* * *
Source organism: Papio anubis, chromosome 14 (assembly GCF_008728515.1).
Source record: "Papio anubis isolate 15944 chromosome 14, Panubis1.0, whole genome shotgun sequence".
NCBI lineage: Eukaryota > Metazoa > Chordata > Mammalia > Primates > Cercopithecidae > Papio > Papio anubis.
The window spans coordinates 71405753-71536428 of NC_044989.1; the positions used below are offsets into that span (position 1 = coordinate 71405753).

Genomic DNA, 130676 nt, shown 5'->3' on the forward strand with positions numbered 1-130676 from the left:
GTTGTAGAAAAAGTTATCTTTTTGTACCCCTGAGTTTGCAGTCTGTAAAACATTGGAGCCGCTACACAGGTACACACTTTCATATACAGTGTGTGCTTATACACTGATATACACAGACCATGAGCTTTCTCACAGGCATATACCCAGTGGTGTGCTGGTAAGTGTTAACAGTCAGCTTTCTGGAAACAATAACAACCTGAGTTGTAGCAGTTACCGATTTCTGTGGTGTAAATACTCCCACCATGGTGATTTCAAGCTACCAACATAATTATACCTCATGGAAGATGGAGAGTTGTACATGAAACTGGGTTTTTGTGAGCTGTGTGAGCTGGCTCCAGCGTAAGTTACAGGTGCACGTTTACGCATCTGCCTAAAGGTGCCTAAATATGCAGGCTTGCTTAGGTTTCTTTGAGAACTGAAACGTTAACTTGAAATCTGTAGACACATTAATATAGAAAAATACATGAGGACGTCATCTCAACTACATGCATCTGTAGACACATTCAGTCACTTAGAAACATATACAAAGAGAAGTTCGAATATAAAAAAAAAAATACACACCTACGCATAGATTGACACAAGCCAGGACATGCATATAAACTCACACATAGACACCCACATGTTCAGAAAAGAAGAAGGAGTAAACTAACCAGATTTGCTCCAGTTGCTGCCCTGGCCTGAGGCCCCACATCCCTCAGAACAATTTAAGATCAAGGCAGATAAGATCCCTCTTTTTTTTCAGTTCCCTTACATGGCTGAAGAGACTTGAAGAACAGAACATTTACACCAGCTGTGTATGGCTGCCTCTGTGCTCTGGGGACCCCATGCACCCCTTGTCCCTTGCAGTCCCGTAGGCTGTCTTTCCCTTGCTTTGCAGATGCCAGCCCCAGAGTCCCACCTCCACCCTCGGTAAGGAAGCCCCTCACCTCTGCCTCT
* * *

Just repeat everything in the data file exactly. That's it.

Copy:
Source organism: Papio anubis, chromosome 14 (assembly GCF_008728515.1).
Source record: "Papio anubis isolate 15944 chromosome 14, Panubis1.0, whole genome shotgun sequence".
NCBI lineage: Eukaryota > Metazoa > Chordata > Mammalia > Primates > Cercopithecidae > Papio > Papio anubis.
The window spans coordinates 71405753-71536428 of NC_044989.1; the positions used below are offsets into that span (position 1 = coordinate 71405753).

Genomic DNA, 130676 nt, shown 5'->3' on the forward strand with positions numbered 1-130676 from the left:
GTTGTAGAAAAAGTTATCTTTTTGTACCCCTGAGTTTGCAGTCTGTAAAACATTGGAGCCGCTACACAGGTACACACTTTCATATACAGTGTGTGCTTATACACTGATATACACAGACCATGAGCTTTCTCACAGGCATATACCCAGTGGTGTGCTGGTAAGTGTTAACAGTCAGCTTTCTGGAAACAATAACAACCTGAGTTGTAGCAGTTACCGATTTCTGTGGTGTAAATACTCCCACCATGGTGATTTCAAGCTACCAACATAATTATACCTCATGGAAGATGGAGAGTTGTACATGAAACTGGGTTTTTGTGAGCTGTGTGAGCTGGCTCCAGCGTAAGTTACAGGTGCACGTTTACGCATCTGCCTAAAGGTGCCTAAATATGCAGGCTTGCTTAGGTTTCTTTGAGAACTGAAACGTTAACTTGAAATCTGTAGACACATTAATATAGAAAAATACATGAGGACGTCATCTCAACTACATGCATCTGTAGACACATTCAGTCACTTAGAAACATATACAAAGAGAAGTTCGAATATAAAAAAAAAAATACACACCTACGCATAGATTGACACAAGCCAGGACATGCATATAAACTCACACATAGACACCCACATGTTCAGAAAAGAAGAAGGAGTAAACTAACCAGATTTGCTCCAGTTGCTGCCCTGGCCTGAGGCCCCACATCCCTCAGAACAATTTAAGATCAAGGCAGATAAGATCCCTCTTTTTTTTCAGTTCCCTTACATGGCTGAAGAGACTTGAAGAACAGAACATTTACACCAGCTGTGTATGGCTGCCTCTGTGCTCTGGGGACCCCATGCACCCCTTGTCCCTTGCAGTCCCGTAGGCTGTCTTTCCCTTGCTTTGCAGATGCCAGCCCCAGAGTCCCACCTCCACCCTCGGTAAGGAAGCCCCTCACCTCTGCCTCT